Netflix unveiled its new supernatural drama, The Chilling Adventures of Sabrina, a 10-episode series based on the Archie Comics character which follows a young enchantress navigating the confusing worlds of high school and witchcraft. It’s not the campy soap opera we’ve come to expect from the Archie Comics TV drama Riverdale, but LGBTQ fans will still probably enjoy its offerings.
Spoiler Alert: In discussing why LGBTQ fans might enjoy the show, we’ll cover some minor spoilers. But everything we mention is apparent in the first three episodes, and we won’t get too heavily into specifics.
1. The show treats being a witch as a metaphor for being LGBTQ.
Sabrina isn’t open about being a half-witch to all of her friends or her boyfriend because she knows there’s a long history of witches being reviled, hunted and tortured for who they are.
And yet, Sabrina feels very proud about her witchy heritage and knows she’s a good person even though she’s not like everybody else. It’s fascinating to watch her navigate her personal secret while also not succumbing to shame, especially for queer people who’ve had to go through the same struggle.
2. It’s like Buffy The Vampire Slayer meets Charmed (and is better than American Horror Story: Coven).
Like Buffy, Sabrina is about the coming-of-age and empowerment of a young woman and her friends through her self-actualization and fight against evil.
Like Charmed, it features a trio of stylish, sexy female witches who punish male wrongdoers for acting like jerks. (In this way, it’s also kind of like the 1996 film The Craft as well, even going so far to question abuses of magical power).
And unlike American Horror Story: Coven, The Chilling Adventures of Sabrina is actually scary and nuanced. It’s not just a bunch of whiny witches fighting for top billing: It explores the emotional reasons that we hide, control and deceive our loved ones, and how that changes us inside and out.
3. One of Sabrina’s close confidants is gay.
Without saying too much, Sabrina has two close confidants that might be gay. Early into the first episode, one gets bullied and called a hateful anti-LGBTQ slur. Later on, we find one cruising and going on a date with someone of the same-sex.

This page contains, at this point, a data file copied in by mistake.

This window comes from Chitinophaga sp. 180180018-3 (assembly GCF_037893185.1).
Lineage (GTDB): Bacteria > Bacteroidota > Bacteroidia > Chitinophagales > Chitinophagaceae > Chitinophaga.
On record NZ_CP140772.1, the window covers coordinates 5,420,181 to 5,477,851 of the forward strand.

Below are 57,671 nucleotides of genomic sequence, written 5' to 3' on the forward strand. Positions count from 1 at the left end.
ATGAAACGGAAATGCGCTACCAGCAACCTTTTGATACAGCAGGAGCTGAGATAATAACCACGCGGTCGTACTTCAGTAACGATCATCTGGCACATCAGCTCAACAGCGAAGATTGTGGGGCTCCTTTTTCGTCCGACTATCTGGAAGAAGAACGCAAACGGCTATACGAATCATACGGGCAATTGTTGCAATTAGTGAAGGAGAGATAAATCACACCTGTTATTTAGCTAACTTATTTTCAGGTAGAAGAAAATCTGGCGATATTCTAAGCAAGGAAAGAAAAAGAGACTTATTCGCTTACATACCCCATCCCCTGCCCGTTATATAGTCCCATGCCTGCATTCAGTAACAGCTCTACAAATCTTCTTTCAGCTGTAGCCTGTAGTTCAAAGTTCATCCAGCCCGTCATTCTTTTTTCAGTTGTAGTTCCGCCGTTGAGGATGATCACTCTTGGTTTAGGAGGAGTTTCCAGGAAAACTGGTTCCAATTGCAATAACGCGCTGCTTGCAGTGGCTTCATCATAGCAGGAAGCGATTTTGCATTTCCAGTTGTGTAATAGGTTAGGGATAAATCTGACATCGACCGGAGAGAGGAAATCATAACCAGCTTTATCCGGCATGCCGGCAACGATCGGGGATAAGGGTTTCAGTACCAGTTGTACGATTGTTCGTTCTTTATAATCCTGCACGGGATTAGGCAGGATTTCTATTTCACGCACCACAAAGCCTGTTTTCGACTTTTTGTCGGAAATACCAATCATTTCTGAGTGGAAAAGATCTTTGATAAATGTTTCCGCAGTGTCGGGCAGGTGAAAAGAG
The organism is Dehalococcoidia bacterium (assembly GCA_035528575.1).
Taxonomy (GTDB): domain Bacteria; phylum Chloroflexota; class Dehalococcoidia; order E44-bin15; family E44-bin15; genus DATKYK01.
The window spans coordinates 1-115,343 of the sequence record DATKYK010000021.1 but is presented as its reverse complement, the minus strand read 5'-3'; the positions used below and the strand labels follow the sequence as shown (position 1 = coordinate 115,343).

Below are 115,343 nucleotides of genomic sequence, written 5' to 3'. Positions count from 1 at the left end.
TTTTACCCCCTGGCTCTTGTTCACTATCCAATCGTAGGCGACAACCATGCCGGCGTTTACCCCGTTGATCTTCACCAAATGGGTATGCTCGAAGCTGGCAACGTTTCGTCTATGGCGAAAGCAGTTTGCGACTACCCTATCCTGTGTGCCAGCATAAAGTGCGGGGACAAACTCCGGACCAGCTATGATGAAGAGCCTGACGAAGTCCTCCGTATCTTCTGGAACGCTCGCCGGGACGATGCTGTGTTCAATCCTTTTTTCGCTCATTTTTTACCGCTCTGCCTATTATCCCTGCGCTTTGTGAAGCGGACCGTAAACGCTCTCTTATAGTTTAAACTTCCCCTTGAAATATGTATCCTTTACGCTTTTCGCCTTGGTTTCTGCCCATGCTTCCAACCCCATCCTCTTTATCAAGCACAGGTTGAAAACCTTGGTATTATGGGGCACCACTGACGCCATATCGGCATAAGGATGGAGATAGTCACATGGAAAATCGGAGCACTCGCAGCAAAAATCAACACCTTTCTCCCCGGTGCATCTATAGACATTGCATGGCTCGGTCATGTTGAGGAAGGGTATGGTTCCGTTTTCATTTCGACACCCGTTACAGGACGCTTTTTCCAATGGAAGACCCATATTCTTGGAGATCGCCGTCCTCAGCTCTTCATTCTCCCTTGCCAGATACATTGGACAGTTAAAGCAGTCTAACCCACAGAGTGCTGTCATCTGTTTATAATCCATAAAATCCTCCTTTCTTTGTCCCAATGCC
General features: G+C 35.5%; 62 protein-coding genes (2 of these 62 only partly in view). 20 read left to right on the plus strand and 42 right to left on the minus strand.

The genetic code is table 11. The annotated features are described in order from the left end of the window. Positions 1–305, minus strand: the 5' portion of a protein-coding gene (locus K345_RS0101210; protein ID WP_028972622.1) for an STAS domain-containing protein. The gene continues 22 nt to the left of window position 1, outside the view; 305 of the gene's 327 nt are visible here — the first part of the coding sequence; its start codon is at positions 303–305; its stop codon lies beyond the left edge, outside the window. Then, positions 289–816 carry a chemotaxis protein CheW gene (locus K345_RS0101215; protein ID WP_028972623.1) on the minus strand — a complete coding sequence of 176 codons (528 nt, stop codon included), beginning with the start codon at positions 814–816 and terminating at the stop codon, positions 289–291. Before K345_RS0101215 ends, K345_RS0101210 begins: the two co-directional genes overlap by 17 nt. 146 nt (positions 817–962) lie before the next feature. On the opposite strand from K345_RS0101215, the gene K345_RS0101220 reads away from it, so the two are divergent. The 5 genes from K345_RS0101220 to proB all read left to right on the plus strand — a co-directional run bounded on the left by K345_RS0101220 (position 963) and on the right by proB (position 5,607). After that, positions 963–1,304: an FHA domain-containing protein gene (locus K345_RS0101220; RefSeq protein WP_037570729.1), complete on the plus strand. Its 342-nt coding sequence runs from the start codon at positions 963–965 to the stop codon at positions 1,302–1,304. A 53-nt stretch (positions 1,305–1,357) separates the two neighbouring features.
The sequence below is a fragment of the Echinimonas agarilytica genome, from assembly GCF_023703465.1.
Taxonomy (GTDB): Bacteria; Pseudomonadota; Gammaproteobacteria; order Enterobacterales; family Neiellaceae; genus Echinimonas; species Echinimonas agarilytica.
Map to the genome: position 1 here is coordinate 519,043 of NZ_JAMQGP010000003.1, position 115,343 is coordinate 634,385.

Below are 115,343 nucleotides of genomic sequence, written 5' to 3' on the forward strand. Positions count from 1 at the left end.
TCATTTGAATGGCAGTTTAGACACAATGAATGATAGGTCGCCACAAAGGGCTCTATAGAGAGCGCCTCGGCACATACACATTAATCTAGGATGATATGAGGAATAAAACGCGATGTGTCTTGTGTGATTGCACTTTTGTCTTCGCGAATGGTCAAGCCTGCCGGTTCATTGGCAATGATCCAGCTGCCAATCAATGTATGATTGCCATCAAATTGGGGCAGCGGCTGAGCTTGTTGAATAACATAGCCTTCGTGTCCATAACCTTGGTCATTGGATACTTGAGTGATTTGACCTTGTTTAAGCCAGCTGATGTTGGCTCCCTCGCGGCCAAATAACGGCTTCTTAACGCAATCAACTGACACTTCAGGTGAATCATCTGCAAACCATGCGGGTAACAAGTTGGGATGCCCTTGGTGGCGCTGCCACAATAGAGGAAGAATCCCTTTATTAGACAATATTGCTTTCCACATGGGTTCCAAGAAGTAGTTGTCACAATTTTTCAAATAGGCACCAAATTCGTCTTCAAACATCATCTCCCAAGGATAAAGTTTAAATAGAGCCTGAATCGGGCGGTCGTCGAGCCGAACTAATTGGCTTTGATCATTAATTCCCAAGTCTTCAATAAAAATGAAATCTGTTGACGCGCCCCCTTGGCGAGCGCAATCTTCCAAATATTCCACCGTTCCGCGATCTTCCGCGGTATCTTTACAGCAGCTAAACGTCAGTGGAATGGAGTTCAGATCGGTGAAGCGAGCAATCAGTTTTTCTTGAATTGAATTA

In both cases, Sabrina and others treat these characters’ identities as matter-of-fact and work on their behalf to help them secure love and safety. It’s especially refreshing to see LGBTQ identities presented this way rather than as a scandal or an overwrought personal reckoning.
There’s also a group make-out scene of guys in their undies later on if you keep watching.
4. The show deals with bullying of all sorts.
In The Chilling Adventures of Sabrina, powerful students bully the less powerful, school officials bully the students, family members bully each other, religious leaders bully their followers. And the bullying all ranges from mild threats and intimidation to outright physical violence and even murder.
These power dynamics propel the entire show’s opening episodes. And while some of these conflicts get resolved a little too easily with magic, it’s nice to see that life in the spooky town of Greendale isn’t some idyllic Pleasantville.
5. The show criticizes organized religion.
Remember how religious conservatives were worried that Harry Potter would turn kids onto witchcraft and Satan worship? Sabrina all but affirms those worries as the show connects magic directly with Satanic worship rather than some non-denominational feel-good concept of “magic within us all.”
But Sabrina’s depiction of Satanism doesn’t reflect that of real-life Satanism. The show presents a largely Judeo-Christian conception of Satanism, filled with darkness, deceit and bondage to the devil himself. It may sound like fun, but Satanism eventually proves itself to be as confining and corrupt as Christianity, leaving Sabrina to wonder about her place in a problematic belief system.